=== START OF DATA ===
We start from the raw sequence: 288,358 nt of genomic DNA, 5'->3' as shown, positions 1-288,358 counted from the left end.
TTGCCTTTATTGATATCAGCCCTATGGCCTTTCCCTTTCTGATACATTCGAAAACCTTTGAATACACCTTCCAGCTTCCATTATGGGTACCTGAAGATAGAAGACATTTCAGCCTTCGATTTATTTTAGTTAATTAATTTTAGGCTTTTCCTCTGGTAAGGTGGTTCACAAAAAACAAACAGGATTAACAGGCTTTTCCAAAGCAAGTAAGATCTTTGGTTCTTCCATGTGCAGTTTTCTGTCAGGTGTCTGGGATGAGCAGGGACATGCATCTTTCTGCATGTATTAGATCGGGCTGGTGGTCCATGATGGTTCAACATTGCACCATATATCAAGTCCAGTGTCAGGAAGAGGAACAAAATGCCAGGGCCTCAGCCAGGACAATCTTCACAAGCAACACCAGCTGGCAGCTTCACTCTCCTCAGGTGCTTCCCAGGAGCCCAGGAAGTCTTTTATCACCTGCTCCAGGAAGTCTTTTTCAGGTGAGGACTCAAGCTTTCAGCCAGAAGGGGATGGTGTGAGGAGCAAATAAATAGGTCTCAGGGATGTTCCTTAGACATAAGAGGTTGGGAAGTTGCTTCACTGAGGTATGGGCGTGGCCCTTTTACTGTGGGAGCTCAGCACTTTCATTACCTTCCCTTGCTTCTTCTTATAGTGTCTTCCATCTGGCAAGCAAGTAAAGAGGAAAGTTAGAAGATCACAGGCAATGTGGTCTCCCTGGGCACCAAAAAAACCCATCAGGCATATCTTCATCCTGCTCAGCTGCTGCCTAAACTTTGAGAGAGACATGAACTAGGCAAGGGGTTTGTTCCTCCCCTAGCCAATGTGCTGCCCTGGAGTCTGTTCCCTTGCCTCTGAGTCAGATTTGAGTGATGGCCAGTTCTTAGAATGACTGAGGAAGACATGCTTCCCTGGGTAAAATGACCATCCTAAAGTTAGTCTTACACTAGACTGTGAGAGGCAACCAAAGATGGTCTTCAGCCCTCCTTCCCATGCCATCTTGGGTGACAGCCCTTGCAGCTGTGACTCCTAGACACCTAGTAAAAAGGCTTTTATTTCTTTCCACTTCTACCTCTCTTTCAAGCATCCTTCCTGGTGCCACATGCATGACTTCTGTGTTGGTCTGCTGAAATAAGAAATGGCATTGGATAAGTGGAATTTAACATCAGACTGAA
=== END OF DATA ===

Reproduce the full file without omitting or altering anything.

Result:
We start from the raw sequence: 288,358 nt of genomic DNA, 5'->3' as shown, positions 1-288,358 counted from the left end.
TTGCCTTTATTGATATCAGCCCTATGGCCTTTCCCTTTCTGATACATTCGAAAACCTTTGAATACACCTTCCAGCTTCCATTATGGGTACCTGAAGATAGAAGACATTTCAGCCTTCGATTTATTTTAGTTAATTAATTTTAGGCTTTTCCTCTGGTAAGGTGGTTCACAAAAAACAAACAGGATTAACAGGCTTTTCCAAAGCAAGTAAGATCTTTGGTTCTTCCATGTGCAGTTTTCTGTCAGGTGTCTGGGATGAGCAGGGACATGCATCTTTCTGCATGTATTAGATCGGGCTGGTGGTCCATGATGGTTCAACATTGCACCATATATCAAGTCCAGTGTCAGGAAGAGGAACAAAATGCCAGGGCCTCAGCCAGGACAATCTTCACAAGCAACACCAGCTGGCAGCTTCACTCTCCTCAGGTGCTTCCCAGGAGCCCAGGAAGTCTTTTATCACCTGCTCCAGGAAGTCTTTTTCAGGTGAGGACTCAAGCTTTCAGCCAGAAGGGGATGGTGTGAGGAGCAAATAAATAGGTCTCAGGGATGTTCCTTAGACATAAGAGGTTGGGAAGTTGCTTCACTGAGGTATGGGCGTGGCCCTTTTACTGTGGGAGCTCAGCACTTTCATTACCTTCCCTTGCTTCTTCTTATAGTGTCTTCCATCTGGCAAGCAAGTAAAGAGGAAAGTTAGAAGATCACAGGCAATGTGGTCTCCCTGGGCACCAAAAAAACCCATCAGGCATATCTTCATCCTGCTCAGCTGCTGCCTAAACTTTGAGAGAGACATGAACTAGGCAAGGGGTTTGTTCCTCCCCTAGCCAATGTGCTGCCCTGGAGTCTGTTCCCTTGCCTCTGAGTCAGATTTGAGTGATGGCCAGTTCTTAGAATGACTGAGGAAGACATGCTTCCCTGGGTAAAATGACCATCCTAAAGTTAGTCTTACACTAGACTGTGAGAGGCAACCAAAGATGGTCTTCAGCCCTCCTTCCCATGCCATCTTGGGTGACAGCCCTTGCAGCTGTGACTCCTAGACACCTAGTAAAAAGGCTTTTATTTCTTTCCACTTCTACCTCTCTTTCAAGCATCCTTCCTGGTGCCACATGCATGACTTCTGTGTTGGTCTGCTGAAATAAGAAATGGCATTGGATAAGTGGAATTTAACATCAGACTGAA